Ask the Psychiatrist: Is Tax Day the Only Thing That’s Causing You Stress?

“Are you experiencing anxiety about Tax Day?” asks Rachel Rohaidy, M.D., referring to the upcoming May 17th IRS deadline for filing your taxes. Dr. Rohaidy, a board certified psychiatrist at Baptist Health Primary Care and medical director of The Recovery Village at Baptist Health, says that what you’re actually feeling is “the anxiety that comes from fear of the unknown and the inability to be resilient in your reactions.”

Rachel Rohaidy, M.D., psychiatrist at Baptist Health Primary Care

As a psychiatrist, Dr. Rohaidy believes in the practice of positive psychiatry and positive psychology to enable patients to develop the skills they need to cope with anxiety, alleviate suffering and increase their wellbeing.

“Positive psychiatry believes people can learn to control response to stress by practicing mindfulness,” Dr. Rohaidy says. “One of the easiest ways to practice mindfulness is to sit with your emotions and recognize them. Feelings of anger, sadness and frustration that increase stress can actually be reduced over time.”

When helping patients learn how to get through stressful times, whether it’s preparing and paying one’s taxes or dealing with a difficult situation at home or work, Dr. Rohaidy says she likes to emphasize three important elements of positive psychiatry and positive psychology: resilience, optimism and social engagement.

According to Dr. Rohaidy, the job of a mental health professional is incomplete if all they focus on is the problem by just prescribing medicine. Medication, she cautions, is not the answer for everyone.

“Resilience and social engagement are better treatment options,” notes Dr. Rohaidy, who says that using positive psychiatry and positive psychology everyday can help you not only with your emotional wellbeing but can help you maintain good health as well.

“They’ve also been proven to lead to greater longevity and improved outcomes when coping with illnesses such as cancer or chronic conditions like rheumatoid and psoriatic arthritis, hypertension, diabetes and cardiovascular disease,” she says.

Being resilient is the capacity to respond to adversity in a healthy way, says Dr. Rohaidy. More than just responding to setbacks, it’s a mindset that can be used to develop mental flexibility and optimism, which she says are essential components of resilience.

“Studies show the impact of creating a healthy mindset,” Dr. Rohaidy adds. “Over time, this practice lowers depression, reduces suicides and helps in the reduction of substance abuse in people involved in trauma.”

Dr. Rohaidy identifies the essentials of resilience, which include:

  • Self-awareness – Recognizing stressors in your life and identifying situations and patterns that are self-destructive is key to really knowing yourself. “Ask yourself how you react to things, understand that and learn,” Dr. Rohaidy advises.
  • Self-regulation – Being able to regulate your emotions is key to developing a healthy perspective on things that happen in life. “Don’t say, ‘I don’t want to talk about these things.’ Be willing to express emotions and move forward,” Dr. Rohaidy says.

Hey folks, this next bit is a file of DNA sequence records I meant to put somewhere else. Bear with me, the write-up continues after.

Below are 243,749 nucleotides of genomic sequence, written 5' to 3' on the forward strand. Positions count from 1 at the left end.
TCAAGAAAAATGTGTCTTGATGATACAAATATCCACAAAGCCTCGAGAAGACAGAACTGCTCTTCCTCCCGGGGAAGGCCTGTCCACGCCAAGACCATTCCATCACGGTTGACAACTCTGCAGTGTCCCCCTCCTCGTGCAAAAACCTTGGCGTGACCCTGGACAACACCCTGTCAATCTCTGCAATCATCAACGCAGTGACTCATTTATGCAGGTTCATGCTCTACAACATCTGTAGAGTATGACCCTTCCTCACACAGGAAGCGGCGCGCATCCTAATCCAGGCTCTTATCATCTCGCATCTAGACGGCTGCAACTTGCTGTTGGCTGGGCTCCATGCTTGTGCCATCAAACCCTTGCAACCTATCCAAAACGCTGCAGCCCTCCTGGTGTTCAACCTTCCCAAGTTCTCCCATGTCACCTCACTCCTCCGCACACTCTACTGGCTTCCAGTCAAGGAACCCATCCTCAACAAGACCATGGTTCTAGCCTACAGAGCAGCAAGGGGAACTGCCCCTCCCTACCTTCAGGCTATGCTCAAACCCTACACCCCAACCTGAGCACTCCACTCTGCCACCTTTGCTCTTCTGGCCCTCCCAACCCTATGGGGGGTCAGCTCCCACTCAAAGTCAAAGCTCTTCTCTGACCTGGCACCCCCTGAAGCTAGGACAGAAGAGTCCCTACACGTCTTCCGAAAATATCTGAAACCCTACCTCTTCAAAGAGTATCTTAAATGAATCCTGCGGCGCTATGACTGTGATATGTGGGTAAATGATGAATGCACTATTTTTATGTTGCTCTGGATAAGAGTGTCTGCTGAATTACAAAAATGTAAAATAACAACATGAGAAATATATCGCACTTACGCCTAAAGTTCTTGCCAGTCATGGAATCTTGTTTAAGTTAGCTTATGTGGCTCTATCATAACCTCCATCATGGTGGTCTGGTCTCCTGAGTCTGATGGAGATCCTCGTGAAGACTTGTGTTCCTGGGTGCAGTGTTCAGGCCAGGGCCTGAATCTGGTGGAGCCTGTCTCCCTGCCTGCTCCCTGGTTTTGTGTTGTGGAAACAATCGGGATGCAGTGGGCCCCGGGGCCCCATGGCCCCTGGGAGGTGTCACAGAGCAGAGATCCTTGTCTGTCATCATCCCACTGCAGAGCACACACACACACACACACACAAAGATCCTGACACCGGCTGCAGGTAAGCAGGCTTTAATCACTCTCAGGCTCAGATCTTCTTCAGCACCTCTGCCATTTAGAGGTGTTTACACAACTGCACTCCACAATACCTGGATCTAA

• Optimism – Identifying the goodness in yourself and others goes a long way in building optimism, Dr. Rohaidy says. “Ask yourself, ‘What can I control, what is challenging me?’ Catch yourself when you have negative thoughts and learn to control those thoughts.”
  • How do you react to situations? – Try your best to control how you feel and to stay positive, even in the face of adversity.
  • Mental agility – Developing a flexible thinking perspective and embracing a willingness to try new strategies aids resilience.
  • Flexibility – At the outset of the pandemic, especially in the work force, people were very rigid when using Zoom or Facetime. Accept that changes happen, and be willing to accommodate and try new things.
  • Character strength – Identifying this key strength in yourself and others helps your resilience. “Learn to overcome the stress that develops when unforeseen situations occur and think things through before you act,” Dr. Rohaidy says. “Feel good about yourself for working through the problem successfully.”
  • Social connectiveness – Be willing to ask for and offer help, Dr. Rohaidy advises. “Don’t just say, ‘I want to do it on my own.’ Remember, we’re human and we all need help at times,” she says. Also, reach out to family and friends who need help. “Being available is not only helpful to them, it also helps you feel better because you’ve done something for somebody else.”

Being positive takes work, according to Dr. Rohaidy, and it’s something you have to work on every single day. “Become more self-aware and think about how you process things,” she says. “Be willing to learn new tasks on the road to becoming more resilient.”

So, if Tax Day or some other situation in your life is weighing heavily on you, think positively. “Instead of dreading having to file your taxes or worrying about how much you owe this year, be thankful you have a steady job that provides taxable income,” Dr. Rohaidy says. “Not everyone can say that.”

Healthcare that Cares

With internationally renowned centers of excellence, 12 hospitals, more than 27,000 employees, 4,000 physicians and 200 outpatient centers, urgent care facilities and physician practices spanning across Miami-Dade, Monroe, Broward and Palm Beach counties, Baptist Health is an anchor institution of the South Florida communities we serve.

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